CHENNAI: The true story of an immense archaeological find in Suffolk, England, is explored through a charming narrative in Australian director Simon Stone’s “The Dig,” now streaming on Netflix.
With delightful performances by Carey Mulligan and Ralph Fiennes giving it a touch of old world feel, the film follows a pair’s obsession with unknown treasures buried underground, recreating the famous Sutton Hoo excavation of 1939.
Based on a novel written in 2007 by John Preston (whose aunt Margaret Piggott was involved in the excavation), the story unfolds as war with Nazi Germany looms. Mulligan’s recently widowed Edith Pretty and Fiennes’ Basil Brown, an expert “excavator,” focus their undivided attention on the many mounds on her vast property in a bid to find something worthwhile.
The quiet pipe-smoking Brown, with his Suffolk accent, goes about his work with devotion and diligence, and when representatives from London’s British Museum arrive determined to take over the precious find, he along with Pretty stand up to the team’s bullying. This not-so-subtle plot works well to reveal the class tensions of pre-war England, with Brown referring to his lack of formal education more than once and Pretty’s land-owning status affording her certain sway, even over incredulous museum representatives.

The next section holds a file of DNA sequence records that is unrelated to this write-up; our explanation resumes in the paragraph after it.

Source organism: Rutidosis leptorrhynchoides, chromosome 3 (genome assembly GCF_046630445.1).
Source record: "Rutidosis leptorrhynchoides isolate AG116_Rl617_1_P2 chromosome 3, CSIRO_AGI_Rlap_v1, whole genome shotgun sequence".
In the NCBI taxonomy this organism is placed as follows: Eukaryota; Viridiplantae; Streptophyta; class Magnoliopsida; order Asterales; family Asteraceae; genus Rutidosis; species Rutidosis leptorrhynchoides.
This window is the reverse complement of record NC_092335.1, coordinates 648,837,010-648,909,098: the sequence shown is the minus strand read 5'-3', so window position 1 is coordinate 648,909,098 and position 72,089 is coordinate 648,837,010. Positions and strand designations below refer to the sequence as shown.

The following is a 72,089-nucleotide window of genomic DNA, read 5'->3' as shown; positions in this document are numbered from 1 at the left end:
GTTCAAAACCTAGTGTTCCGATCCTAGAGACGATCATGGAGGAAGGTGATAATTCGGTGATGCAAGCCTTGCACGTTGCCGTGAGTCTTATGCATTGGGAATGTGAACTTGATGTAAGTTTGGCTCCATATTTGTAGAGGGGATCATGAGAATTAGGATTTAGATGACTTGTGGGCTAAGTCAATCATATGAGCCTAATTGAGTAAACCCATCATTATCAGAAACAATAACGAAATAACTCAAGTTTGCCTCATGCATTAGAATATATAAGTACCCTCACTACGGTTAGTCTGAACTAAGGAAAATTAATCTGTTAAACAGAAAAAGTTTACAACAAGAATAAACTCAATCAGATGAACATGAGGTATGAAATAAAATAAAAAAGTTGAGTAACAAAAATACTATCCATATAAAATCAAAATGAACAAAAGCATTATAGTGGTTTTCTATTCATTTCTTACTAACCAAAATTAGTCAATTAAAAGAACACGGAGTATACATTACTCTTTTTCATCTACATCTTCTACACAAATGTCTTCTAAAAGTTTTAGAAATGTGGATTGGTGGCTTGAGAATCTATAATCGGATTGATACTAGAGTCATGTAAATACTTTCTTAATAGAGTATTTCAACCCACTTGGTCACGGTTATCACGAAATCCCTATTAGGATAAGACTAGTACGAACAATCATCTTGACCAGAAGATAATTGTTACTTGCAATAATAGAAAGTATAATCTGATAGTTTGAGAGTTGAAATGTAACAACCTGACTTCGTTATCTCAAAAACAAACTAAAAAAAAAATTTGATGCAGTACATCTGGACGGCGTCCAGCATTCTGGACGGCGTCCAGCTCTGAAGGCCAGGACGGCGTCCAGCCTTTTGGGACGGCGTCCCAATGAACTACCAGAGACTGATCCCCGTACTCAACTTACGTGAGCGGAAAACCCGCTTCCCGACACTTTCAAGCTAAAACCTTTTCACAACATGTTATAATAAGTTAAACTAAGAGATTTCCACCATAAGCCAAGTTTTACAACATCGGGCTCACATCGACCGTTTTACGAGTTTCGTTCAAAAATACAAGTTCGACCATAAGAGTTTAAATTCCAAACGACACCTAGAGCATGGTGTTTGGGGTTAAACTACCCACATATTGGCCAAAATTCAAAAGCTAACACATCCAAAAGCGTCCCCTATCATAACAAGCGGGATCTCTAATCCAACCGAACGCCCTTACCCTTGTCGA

Not much time is spent on the enormity of the historical find — an Anglo-Saxon ship with a burial chamber full of riches. Instead, “The Dig” takes us on two other journeys. Scholar Stuart Piggott (Ben Chaplin) disappoints his young wife, Margaret (Lily James), and she begins to turn her attention toward Pretty’s fictional cousin, Rory (Johnny Flynn), who is all set to join the RAF. The other story arc concerns Pretty’s young son, Robert (Archie Barnes), who brings a tear to the eye with his realization that his mother is quite unwell. Fortunately, these two tales do not distract from the core plot, but offer rich, emotional additions, and a backdrop to the dig itself.
The immense significance of the Sutton Hoo excavation — which is still on show at the British Museum — and the lovely narrative style make the watch worthwhile.